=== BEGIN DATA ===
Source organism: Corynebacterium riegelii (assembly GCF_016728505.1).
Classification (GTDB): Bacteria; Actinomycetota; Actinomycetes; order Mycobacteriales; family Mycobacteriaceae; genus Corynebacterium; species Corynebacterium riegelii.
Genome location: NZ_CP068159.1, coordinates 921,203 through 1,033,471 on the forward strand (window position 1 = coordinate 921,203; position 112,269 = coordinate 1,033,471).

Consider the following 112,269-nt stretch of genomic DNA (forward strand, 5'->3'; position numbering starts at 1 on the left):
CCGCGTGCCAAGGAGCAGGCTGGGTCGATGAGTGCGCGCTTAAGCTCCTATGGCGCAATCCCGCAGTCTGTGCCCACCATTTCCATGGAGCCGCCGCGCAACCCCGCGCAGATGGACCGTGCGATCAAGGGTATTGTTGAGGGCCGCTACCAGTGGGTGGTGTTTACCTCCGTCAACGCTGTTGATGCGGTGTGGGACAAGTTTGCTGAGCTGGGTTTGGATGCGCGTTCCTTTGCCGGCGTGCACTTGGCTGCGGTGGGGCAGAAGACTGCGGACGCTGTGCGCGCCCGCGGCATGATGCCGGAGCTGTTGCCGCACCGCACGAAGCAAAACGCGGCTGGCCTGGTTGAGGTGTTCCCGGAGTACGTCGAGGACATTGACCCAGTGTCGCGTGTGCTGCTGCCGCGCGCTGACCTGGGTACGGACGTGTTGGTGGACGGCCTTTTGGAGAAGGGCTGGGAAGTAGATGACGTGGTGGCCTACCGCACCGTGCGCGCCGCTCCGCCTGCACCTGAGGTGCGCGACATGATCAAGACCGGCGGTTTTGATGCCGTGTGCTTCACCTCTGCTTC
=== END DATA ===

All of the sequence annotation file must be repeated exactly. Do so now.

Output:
Source organism: Corynebacterium riegelii (assembly GCF_016728505.1).
Classification (GTDB): Bacteria; Actinomycetota; Actinomycetes; order Mycobacteriales; family Mycobacteriaceae; genus Corynebacterium; species Corynebacterium riegelii.
Genome location: NZ_CP068159.1, coordinates 921,203 through 1,033,471 on the forward strand (window position 1 = coordinate 921,203; position 112,269 = coordinate 1,033,471).

Consider the following 112,269-nt stretch of genomic DNA (forward strand, 5'->3'; position numbering starts at 1 on the left):
CCGCGTGCCAAGGAGCAGGCTGGGTCGATGAGTGCGCGCTTAAGCTCCTATGGCGCAATCCCGCAGTCTGTGCCCACCATTTCCATGGAGCCGCCGCGCAACCCCGCGCAGATGGACCGTGCGATCAAGGGTATTGTTGAGGGCCGCTACCAGTGGGTGGTGTTTACCTCCGTCAACGCTGTTGATGCGGTGTGGGACAAGTTTGCTGAGCTGGGTTTGGATGCGCGTTCCTTTGCCGGCGTGCACTTGGCTGCGGTGGGGCAGAAGACTGCGGACGCTGTGCGCGCCCGCGGCATGATGCCGGAGCTGTTGCCGCACCGCACGAAGCAAAACGCGGCTGGCCTGGTTGAGGTGTTCCCGGAGTACGTCGAGGACATTGACCCAGTGTCGCGTGTGCTGCTGCCGCGCGCTGACCTGGGTACGGACGTGTTGGTGGACGGCCTTTTGGAGAAGGGCTGGGAAGTAGATGACGTGGTGGCCTACCGCACCGTGCGCGCCGCTCCGCCTGCACCTGAGGTGCGCGACATGATCAAGACCGGCGGTTTTGATGCCGTGTGCTTCACCTCTGCTTC